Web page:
- Tests for antigen-capture detection
- Test for serum sensitivity
- Polymerase chain reaction for reverse transcription (RT-PCR) is to evaluate virus identification by cell culture with electron microscopy.
The choice of diagnostic tests should be carefully considered, taking into account technological requirements, disease frequency and prevalence, and the social and medical implications of test results. It is highly advised that diagnostic procedures that have undergone independent, global evaluation be given serious consideration.
Currently advised tests by the WHO include:
- Nucleic acid tests (NAT) that are fully or partially automated are used for regular diagnostic management.
- Quick antigen detection tests for use in remote locations without easy access to NATs. For screening purposes as part of surveillance efforts, these tests are advised; however, reactive testing should be verified with NATs.
- The following are the preferred diagnostic specimens:
- Entire blood is drawn from conscious, symptomatic individuals and preserved in ethylenediaminetetraacetic acid (EDTA).
- oral fluid samples are obtained from deceased patients or when blood collection is not possible and stored in a universal transport medium.
Because patient samples pose a significant biohazard, laboratory testing on non-inactivated samples must follow the strictest biological containment guidelines. All biological samples should be transported both locally and internationally using the triple packaging technique.
Supportive therapy, which involves addressing particular symptoms and rehydrating patients with oral or intravenous fluids, increases survival. The evaluation of a variety of prospective treatments is including immunological therapies, pharmacological therapies, and blood products.
The first-ever multi-drug randomized control trial was conducted in the Democratic Republic of the Congo’s 2018–2020 Ebola outbreaks as part of an ethical framework created after consultation with subject-matter experts and the DRC to assess the efficacy and safety of drugs used in the treatment of Ebola patients.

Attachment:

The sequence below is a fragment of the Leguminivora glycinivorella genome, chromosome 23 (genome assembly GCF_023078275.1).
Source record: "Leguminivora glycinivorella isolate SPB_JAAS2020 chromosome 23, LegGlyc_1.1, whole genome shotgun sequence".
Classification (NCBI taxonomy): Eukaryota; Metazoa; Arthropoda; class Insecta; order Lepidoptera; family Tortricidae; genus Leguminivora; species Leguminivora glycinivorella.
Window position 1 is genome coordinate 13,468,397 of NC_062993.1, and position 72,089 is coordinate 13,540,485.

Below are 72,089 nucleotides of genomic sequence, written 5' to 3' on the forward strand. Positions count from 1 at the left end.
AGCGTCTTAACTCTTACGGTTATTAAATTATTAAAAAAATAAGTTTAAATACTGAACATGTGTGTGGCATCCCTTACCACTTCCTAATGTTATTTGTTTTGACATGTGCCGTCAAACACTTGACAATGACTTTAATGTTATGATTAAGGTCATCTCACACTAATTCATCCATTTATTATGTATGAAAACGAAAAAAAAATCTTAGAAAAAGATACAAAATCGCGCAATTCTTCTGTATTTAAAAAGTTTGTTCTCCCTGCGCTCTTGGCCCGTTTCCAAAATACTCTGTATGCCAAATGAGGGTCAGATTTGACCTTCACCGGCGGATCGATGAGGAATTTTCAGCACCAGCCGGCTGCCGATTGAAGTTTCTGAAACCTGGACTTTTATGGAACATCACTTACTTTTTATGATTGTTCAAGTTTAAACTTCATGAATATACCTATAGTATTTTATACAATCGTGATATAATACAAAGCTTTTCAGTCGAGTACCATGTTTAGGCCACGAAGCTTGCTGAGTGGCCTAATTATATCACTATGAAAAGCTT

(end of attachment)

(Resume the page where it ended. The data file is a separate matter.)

Inmazeb and Ebanga, two vaccines, were authorized by the US Food and Drug Administration in late 2020 for treating Zaire ebolavirus (Ebolavirus) infection in adults and children.
5. Transmission of Ebola disease:
Scientists believe that contact with an infected animal, like a fruit bat or nonhuman monkey, results in the initial ebola transmission to humans. It is referred to as an overflow incident. The infection then spreads from person to person, possibly impacting a massive population.
Direct contact (such as through cuts and bruises or the mucous membranes of the eyes, nose, or mouth) with any of the following can spread the virus:
Blood or bodily fluids (including urine, perspiration, stool, vomit, breast milk, amniotic fluid, and semen) cause ebola
Objects that have been infected with bodily fluids from a person who has EVD or has died from it, including clothing, bedding, needles, and medical equipment.
Fruit bats or non-human primates with the disease (such as apes and monkeys)
People who contract Ebola disease do not immediately show any signs or symptoms of infection. The interval between being infected with an infection and showing symptoms is known as the incubation period.
Once a person exhibits Ebola disease symptoms, they are no longer contagious to others.
Furthermore, it is unknown if the Ebola virus may spread through food. However, the handling and ingestion of wild animal meat or of hunting wild animals that have the Ebola virus can spread the disease in several regions of the world. There is no proof that insects, including mosquitoes, may spread the Ebola virus.
6. Risk Factors:
Family members and acquaintances who come into close contact with Ebola patients and healthcare staff who do not practice effective infection control while caring for these patients are most at risk of contracting the disease. When people come into contact with infected blood or bodily fluids, Ebola can spread.
Travelers and the general public who have not provided care for or been in close contact (within 3 feet or 1 meter) with an Ebola patient are at low risk of contracting the disease.